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E-Health Records Raise Privacy Concerns About Sexual Health

In February, the US government mandated that doctors and healthcare providers create an Electronic Health Record (EHR) for every American by 2014. This new system, which healthcare providers and government officials can access when authorized, promises to make health care more efficient and less expensive. But there's a growing concern that the adoption of a central, online system could compromise patient privacy.

Some people worry that private information, such as someone's sexual health history, could get in the hands of the wrong people if health information becomes too centralized. One congressman, Rep. Patrick Kennedy, was recently asked specifically if information about STDs and abortion would be included in a person's record. He said that patients would be able to opt out of including such personal information in the electronic file.

Life is always easier when you swap out a paper-intensive system for searchable, sortable electronic databases. But when it comes to health records, there are risks to consider. Would you choose not to include sensitive information about your sexual health in your official e-file?

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wildmom wildmom 6 years
I completely agree with the previous two posts. Electronic Health Records are so invaluable in promoting positive patient outcomes that it's hard to imagine sticking with paper files. Healthcare providers see more patients in a day than ever before; having all of the pertinent information helps prevent errors, eliminates unnecessary and repeat tests and enables patients who see multiple physicians to better coordinate their care. I hate filling out those forms, too, which is one reason why I like PHRs (personal health records) that you can create for yourself. I use HealthVault for myself and my family. I look forward to when I can share information with my doctor electronically, too, and maintain my health records myself. As for "sensitive" information; privacy absolutely has its place. When you are seeing a doctor for stitches, he/she doesn't need to know all of your ob/gyn history. I am sure that there is a way to partition information more appropriately.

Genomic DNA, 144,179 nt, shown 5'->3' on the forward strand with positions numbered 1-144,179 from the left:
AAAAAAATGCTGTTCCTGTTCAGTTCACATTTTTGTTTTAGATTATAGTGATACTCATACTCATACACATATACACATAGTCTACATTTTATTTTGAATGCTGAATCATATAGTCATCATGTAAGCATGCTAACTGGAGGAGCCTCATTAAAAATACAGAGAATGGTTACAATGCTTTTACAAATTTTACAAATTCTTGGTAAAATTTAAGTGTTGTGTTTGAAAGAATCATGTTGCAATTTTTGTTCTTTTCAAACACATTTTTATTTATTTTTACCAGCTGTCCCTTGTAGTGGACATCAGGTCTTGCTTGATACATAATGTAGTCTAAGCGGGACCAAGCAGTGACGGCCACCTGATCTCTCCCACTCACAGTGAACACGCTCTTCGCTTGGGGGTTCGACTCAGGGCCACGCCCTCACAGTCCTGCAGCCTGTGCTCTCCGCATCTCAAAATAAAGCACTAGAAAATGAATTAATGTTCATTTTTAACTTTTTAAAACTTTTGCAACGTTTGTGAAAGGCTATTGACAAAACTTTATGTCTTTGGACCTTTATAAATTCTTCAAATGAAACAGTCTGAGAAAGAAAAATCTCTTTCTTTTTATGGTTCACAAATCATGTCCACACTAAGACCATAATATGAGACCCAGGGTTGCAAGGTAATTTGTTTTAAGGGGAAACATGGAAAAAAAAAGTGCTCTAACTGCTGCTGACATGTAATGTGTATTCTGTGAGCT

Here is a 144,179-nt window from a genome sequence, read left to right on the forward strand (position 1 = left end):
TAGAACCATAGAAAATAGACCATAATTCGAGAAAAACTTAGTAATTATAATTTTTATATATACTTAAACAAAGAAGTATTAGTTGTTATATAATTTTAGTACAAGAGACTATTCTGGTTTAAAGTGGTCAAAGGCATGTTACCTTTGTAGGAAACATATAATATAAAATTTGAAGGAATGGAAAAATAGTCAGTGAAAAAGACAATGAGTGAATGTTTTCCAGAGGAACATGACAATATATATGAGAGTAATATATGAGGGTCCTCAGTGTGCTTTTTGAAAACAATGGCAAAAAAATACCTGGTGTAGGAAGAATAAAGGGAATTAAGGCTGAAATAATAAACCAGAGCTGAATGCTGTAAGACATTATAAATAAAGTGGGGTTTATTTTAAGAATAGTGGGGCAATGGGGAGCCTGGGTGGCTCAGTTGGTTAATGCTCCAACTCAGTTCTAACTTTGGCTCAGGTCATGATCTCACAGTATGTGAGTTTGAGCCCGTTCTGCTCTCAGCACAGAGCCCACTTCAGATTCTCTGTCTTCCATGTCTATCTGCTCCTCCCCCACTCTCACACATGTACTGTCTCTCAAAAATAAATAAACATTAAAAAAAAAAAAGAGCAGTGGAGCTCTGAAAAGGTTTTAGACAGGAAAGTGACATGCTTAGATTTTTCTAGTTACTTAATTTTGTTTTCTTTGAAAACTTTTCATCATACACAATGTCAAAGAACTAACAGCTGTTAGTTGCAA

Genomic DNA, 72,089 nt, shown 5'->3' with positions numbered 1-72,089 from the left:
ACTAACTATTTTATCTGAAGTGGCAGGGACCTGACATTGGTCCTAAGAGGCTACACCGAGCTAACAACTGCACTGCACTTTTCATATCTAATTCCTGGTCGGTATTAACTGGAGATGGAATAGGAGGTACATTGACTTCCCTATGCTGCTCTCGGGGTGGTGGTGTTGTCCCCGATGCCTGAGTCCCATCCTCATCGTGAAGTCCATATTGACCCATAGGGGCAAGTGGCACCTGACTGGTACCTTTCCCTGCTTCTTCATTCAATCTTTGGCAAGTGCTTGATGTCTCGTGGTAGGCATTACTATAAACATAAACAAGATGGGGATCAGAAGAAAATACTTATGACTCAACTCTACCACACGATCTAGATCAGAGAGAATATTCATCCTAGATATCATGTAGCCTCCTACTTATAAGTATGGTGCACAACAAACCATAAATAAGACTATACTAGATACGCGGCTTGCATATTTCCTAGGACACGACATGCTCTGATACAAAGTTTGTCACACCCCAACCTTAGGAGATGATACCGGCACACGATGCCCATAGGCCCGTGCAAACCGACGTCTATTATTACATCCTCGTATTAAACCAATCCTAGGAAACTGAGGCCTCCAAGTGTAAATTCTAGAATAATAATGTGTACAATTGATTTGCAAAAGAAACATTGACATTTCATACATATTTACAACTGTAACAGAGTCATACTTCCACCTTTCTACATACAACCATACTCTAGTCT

Hiding55 Hiding55 6 years
I'm all for this. I work in the medical field and to have someone's accurate health history available instantly without having to pry it out of them would be a dream come true. Do you know how many people get angry when you hand them a 2 page health history form to fill out and then don't even fill it out properly or leave out things that they deem unimportant? Way too many. Personally, I wouldn't mind having my own health information stored this way. I would want all my allergies and medical conditions known if I was in trouble and a next of kin could not be contacted.
Hiding55 Hiding55 6 years
I'm all for this. I work in the medical field and to have someone's accurate health history available instantly without having to pry it out of them would be a dream come true. Do you know how many people get angry when you hand them a 2 page health history form to fill out and then don't even fill it out properly or leave out things that they deem unimportant? Way too many. Personally, I wouldn't mind having my own health information stored this way. I would want all my allergies and medical conditions known if I was in trouble and a next of kin could not be contacted.
GlowingMoon GlowingMoon 6 years
Hard to say.This centralized, health e-file reminds of me of one's credit record, which is centralized, too, and contains sensitive (financial) information. Of course, that's something most adults live with. Wouldn't the health e-file be similar?
GlowingMoon GlowingMoon 6 years
Hard to say. This centralized, health e-file reminds of me of one's credit record, which is centralized, too, and contains sensitive (financial) information. Of course, that's something most adults live with. Wouldn't the health e-file be similar?
chatondeneige chatondeneige 6 years
I can totally imagine this being hacked and the information sold. It's not a pretty picture.
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